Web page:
Wide Variety Of Plants With Abundant Beauty Save Water

GOOD GARDENING

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At this writing, temperatures have already exceeded the normal highs for late spring or early summer, and precipitation amounts in the high country have been disappointing. Gardeners concerned about preserving their love of gardening and lowering their water bills may want to consider the wide variety of native plants now available.

Plants are arriving each week to garden centers and nurseries, but the buyer must discern which are un-thirsty, and which are water hogs. Some garden centers are beginning to group low water use plants together, with descriptive signage, but the better educated a shopper is, the greater the chance of success he will have in finding appropriate plants. Native plants often appear scrawny and unattractive in nursery pots, but flush out beautifully after planting and becoming established.

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"Turpentine Bush" is a colorful, long blooming, hardy shrub, which thrives in Rim country growing conditions. This attractive landscape is located on Highway 260 in front of the Safeway shopping complex.

Choosing the right plant is only the beginning, as even the un-thirstiest plant must become established before it can be truly drought tolerant. In order to resist drought, a plant must have a fully developed root system, because plants resist drought by going dormant, dropping their leaves, and waiting for rain by living on the moisture and nutrients stored in their roots.

For some high desert trees, this process, to prepare for drought, can take as much as five years, although shallow rooted shrubs or flowering perennials can take much less time. Planting at the base of a mound of boulders, or heavily mulching the area around the plant will also help speed the process. Other factors that affect the amount of water a plant requires are soil conditions and climate.

Plants in windy areas or hot, western exposures, planted against walls, will require more moisture than those in shady, protected locations. Sandy, shallow, coarse soils drain quickly and require more frequent watering than loam or clay soils. Bringing a plant home that has spent the past year or so getting watered daily in a plastic pot will require gentle treatment to establish to the point that it can resist harsh Southwest climate conditions without help.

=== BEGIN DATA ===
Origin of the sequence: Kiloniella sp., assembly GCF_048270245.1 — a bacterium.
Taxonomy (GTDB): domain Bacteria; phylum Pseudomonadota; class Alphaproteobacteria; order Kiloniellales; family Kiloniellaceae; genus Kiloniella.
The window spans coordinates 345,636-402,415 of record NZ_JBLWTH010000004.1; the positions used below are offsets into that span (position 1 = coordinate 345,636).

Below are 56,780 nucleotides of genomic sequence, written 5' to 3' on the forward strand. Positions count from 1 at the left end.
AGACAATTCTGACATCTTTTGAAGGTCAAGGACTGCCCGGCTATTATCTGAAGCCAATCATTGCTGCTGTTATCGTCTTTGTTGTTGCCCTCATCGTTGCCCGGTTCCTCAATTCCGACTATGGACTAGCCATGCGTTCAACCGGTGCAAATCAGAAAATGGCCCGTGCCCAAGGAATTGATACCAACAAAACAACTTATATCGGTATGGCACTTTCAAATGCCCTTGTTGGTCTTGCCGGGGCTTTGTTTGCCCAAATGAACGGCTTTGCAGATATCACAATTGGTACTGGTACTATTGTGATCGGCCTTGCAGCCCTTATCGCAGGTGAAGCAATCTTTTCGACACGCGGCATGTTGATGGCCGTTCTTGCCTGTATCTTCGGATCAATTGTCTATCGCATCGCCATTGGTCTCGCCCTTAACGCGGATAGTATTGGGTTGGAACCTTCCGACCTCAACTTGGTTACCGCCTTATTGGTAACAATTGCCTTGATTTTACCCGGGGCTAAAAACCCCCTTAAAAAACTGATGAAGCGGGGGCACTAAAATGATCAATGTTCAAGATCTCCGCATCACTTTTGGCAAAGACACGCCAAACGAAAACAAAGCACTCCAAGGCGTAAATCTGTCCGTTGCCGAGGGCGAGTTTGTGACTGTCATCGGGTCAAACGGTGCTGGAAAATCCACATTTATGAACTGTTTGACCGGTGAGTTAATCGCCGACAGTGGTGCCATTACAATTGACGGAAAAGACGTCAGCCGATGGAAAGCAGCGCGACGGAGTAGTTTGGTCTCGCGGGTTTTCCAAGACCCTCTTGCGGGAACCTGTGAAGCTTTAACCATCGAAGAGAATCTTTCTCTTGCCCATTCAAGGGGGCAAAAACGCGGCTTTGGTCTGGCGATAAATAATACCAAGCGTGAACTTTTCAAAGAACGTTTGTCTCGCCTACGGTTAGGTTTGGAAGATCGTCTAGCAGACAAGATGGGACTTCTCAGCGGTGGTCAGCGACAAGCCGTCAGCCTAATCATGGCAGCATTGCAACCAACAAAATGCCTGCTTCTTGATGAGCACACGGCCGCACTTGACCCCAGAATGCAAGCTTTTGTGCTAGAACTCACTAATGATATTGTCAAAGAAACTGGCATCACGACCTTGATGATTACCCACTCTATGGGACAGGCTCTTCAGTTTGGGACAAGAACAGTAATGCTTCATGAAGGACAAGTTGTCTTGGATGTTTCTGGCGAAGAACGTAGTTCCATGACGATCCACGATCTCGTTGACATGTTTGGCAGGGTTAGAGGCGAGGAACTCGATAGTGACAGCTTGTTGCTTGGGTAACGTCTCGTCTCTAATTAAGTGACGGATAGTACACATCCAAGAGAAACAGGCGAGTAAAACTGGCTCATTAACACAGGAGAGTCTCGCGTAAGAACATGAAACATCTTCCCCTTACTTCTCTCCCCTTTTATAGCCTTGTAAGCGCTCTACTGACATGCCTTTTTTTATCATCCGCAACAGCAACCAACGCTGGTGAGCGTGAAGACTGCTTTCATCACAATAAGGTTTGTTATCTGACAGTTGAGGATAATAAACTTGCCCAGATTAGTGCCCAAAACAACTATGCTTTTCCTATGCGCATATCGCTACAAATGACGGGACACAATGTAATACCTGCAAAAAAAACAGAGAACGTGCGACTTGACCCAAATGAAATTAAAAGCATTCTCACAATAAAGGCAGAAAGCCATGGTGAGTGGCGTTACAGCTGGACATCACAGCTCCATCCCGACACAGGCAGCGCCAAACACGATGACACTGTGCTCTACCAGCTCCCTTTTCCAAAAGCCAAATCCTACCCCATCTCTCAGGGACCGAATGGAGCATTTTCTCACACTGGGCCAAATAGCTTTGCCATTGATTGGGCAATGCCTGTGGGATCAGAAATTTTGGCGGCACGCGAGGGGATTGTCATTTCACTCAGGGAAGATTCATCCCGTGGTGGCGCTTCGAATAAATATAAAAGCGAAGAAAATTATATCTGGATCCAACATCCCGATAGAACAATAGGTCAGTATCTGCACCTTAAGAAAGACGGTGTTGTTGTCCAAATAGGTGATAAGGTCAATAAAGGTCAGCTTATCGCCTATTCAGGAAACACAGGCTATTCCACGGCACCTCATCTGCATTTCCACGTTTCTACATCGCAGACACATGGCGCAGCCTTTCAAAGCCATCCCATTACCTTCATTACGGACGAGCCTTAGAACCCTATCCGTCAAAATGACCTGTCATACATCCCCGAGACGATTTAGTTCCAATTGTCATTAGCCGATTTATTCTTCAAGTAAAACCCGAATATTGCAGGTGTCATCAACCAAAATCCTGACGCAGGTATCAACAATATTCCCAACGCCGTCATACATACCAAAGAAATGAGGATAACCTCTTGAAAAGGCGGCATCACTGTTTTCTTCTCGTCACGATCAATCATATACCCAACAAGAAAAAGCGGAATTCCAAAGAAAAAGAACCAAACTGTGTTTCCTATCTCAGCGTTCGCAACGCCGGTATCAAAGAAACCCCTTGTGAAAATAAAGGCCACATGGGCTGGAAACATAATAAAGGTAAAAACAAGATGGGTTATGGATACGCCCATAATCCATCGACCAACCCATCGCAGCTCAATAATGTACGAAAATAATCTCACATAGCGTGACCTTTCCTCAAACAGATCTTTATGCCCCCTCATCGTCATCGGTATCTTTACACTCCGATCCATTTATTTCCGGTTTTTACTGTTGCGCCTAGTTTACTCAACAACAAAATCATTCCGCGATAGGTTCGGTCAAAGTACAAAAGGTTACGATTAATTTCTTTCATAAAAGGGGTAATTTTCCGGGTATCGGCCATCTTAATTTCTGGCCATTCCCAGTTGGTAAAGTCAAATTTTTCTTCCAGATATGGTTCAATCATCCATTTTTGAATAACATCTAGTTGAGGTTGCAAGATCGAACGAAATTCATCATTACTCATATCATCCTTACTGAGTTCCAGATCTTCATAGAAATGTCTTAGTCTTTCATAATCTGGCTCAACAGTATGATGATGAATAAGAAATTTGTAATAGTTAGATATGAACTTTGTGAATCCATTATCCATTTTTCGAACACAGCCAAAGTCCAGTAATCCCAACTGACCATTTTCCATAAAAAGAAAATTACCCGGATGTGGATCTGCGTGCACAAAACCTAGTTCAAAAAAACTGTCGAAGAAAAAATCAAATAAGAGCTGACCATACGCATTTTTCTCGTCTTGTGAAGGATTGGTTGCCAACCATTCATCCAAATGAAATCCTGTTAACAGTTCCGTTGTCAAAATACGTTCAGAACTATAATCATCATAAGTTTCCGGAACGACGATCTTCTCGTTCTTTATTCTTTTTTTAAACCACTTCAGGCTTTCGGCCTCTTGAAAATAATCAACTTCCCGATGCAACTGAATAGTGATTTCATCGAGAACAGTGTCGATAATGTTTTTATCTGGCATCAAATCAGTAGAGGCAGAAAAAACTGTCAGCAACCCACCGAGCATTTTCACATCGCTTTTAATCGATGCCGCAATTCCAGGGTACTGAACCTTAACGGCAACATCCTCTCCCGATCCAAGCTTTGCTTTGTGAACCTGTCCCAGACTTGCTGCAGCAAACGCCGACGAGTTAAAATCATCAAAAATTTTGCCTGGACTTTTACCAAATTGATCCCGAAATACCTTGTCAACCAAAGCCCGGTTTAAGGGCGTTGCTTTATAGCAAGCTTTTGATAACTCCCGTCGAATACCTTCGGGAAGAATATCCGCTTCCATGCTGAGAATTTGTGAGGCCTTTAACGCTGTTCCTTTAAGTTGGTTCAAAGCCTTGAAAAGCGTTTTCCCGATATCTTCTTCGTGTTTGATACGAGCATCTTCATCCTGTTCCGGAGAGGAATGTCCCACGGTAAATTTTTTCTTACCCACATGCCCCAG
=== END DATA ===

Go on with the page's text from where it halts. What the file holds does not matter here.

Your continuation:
Low water-use perennials to be planted now include the large family of native penstemon. Some well adapted varieties are: coloradensis, Colorado Narrowleaf Beardtongue, which sports blue-gray leaves and lavender-blue flowers in late spring; strictus, Rocky Mountain Beardtongue, long lived with blue-purple flowers; barbatus, which sports tall spikes of pink flowers in summer; pseudospectabilis, Desert Beardtongue, deep, dark pink flowers that will bloom for several months with a deep soaking now and then in the heat of summer; palmeri, Pink Wild Snapdragon which has gray foliage and huge spikes of pink billowy flowers. Palmeri will not tolerate tight, clay soils and is the most xeric of all the varieties listed here. Finally, the little pinifolius, Pineleaf Pentsemon, a native of Southern Arizona, which blooms with orange tubular flowers in mid-summer. All of these penstemon varieties prefer full sun, but will tolerate a little shade. They attract hummingbirds, and are not eaten by rabbits.

Native shrubs available now include Cliffrose, Apache Plume, Potentilla, Chamisa, Rhus trilobata, turpentine bush and several varieties of Agave and Yucca. Small trees, such as desert willow, Arizona ash, New Mexico privet, mountain mahogany and Arizona cypress can also be planted now. Make sure when looking at plants that the variety being chosen is the most drought tolerant offered. Loosen the root ball, dig a hole twice as wide but only slightly deeper than the soil in the pot, make a mound of soil in the bottom and gently spread the roots over it. Fill the hole with native soil, adding no more than 25 percent compost, and water deeply, adding more soil if necessary. Take care not to allow soil to come up the stem or trunk any more deeply than it was in the pot. For first hand experience using these techniques, the public is invited to attend the Spring Maintenance and Planting Workshop on April 3. (see sidebar)

The High Country Xeriscape Council of Arizona meets on the first Monday of each month in room 101 at GCCC. Anyone interested in helping to educate the community in the principles of water-wise gardening is invited to participate. Call (928) 474-0373 for additional information.

WORKSHOP

What: "Hands On" Spring Maintenance and Planting

Where: GCCC Demonstration Garden

When: 10 a.m. to noon, Saturday, April 3

Supplies: Bring gloves, hand-tools and buckets.

Call (928) 474-5354 for additional information.

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